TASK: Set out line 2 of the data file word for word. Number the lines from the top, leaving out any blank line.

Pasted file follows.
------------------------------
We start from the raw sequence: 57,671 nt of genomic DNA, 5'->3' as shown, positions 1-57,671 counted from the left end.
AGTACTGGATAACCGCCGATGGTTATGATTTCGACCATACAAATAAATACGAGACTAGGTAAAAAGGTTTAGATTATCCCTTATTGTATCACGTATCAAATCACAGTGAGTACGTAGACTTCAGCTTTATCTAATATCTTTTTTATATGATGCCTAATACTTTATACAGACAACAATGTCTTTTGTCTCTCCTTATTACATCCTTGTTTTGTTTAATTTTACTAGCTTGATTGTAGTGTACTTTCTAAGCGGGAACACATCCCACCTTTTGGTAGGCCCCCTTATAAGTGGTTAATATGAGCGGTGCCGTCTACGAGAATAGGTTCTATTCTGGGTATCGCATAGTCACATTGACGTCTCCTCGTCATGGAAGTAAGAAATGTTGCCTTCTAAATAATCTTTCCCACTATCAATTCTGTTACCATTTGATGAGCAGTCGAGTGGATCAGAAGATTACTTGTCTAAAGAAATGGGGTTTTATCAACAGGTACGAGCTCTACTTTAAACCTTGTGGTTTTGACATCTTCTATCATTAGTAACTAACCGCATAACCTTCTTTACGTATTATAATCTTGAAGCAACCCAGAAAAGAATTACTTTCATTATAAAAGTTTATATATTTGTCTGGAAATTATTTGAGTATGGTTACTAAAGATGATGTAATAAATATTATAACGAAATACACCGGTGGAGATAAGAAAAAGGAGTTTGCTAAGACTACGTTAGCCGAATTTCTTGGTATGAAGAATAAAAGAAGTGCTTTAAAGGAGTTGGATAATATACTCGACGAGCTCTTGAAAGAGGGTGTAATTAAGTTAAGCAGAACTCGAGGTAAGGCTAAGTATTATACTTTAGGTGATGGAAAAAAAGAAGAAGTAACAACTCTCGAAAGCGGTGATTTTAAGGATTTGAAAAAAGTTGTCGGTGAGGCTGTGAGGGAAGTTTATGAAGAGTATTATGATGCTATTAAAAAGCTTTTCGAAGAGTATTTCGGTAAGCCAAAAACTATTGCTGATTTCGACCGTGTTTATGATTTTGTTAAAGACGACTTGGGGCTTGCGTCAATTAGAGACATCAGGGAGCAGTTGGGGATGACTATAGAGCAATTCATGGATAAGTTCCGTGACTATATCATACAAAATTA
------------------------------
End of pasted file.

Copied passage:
AGTACTGGATAACCGCCGATGGTTATGATTTCGACCATACAAATAAATACGAGACTAGGTAAAAAGGTTTAGATTATCCCTTATTGTATCACGTATCAAATCACAGTGAGTACGTAGACTTCAGCTTTATCTAATATCTTTTTTATATGATGCCTAATACTTTATACAGACAACAATGTCTTTTGTCTCTCCTTATTACATCCTTGTTTTGTTTAATTTTACTAGCTTGATTGTAGTGTACTTTCTAAGCGGGAACACATCCCACCTTTTGGTAGGCCCCCTTATAAGTGGTTAATATGAGCGGTGCCGTCTACGAGAATAGGTTCTATTCTGGGTATCGCATAGTCACATTGACGTCTCCTCGTCATGGAAGTAAGAAATGTTGCCTTCTAAATAATCTTTCCCACTATCAATTCTGTTACCATTTGATGAGCAGTCGAGTGGATCAGAAGATTACTTGTCTAAAGAAATGGGGTTTTATCAACAGGTACGAGCTCTACTTTAAACCTTGTGGTTTTGACATCTTCTATCATTAGTAACTAACCGCATAACCTTCTTTACGTATTATAATCTTGAAGCAACCCAGAAAAGAATTACTTTCATTATAAAAGTTTATATATTTGTCTGGAAATTATTTGAGTATGGTTACTAAAGATGATGTAATAAATATTATAACGAAATACACCGGTGGAGATAAGAAAAAGGAGTTTGCTAAGACTACGTTAGCCGAATTTCTTGGTATGAAGAATAAAAGAAGTGCTTTAAAGGAGTTGGATAATATACTCGACGAGCTCTTGAAAGAGGGTGTAATTAAGTTAAGCAGAACTCGAGGTAAGGCTAAGTATTATACTTTAGGTGATGGAAAAAAAGAAGAAGTAACAACTCTCGAAAGCGGTGATTTTAAGGATTTGAAAAAAGTTGTCGGTGAGGCTGTGAGGGAAGTTTATGAAGAGTATTATGATGCTATTAAAAAGCTTTTCGAAGAGTATTTCGGTAAGCCAAAAACTATTGCTGATTTCGACCGTGTTTATGATTTTGTTAAAGACGACTTGGGGCTTGCGTCAATTAGAGACATCAGGGAGCAGTTGGGGATGACTATAGAGCAATTCATGGATAAGTTCCGTGACTATATCATACAAAATTA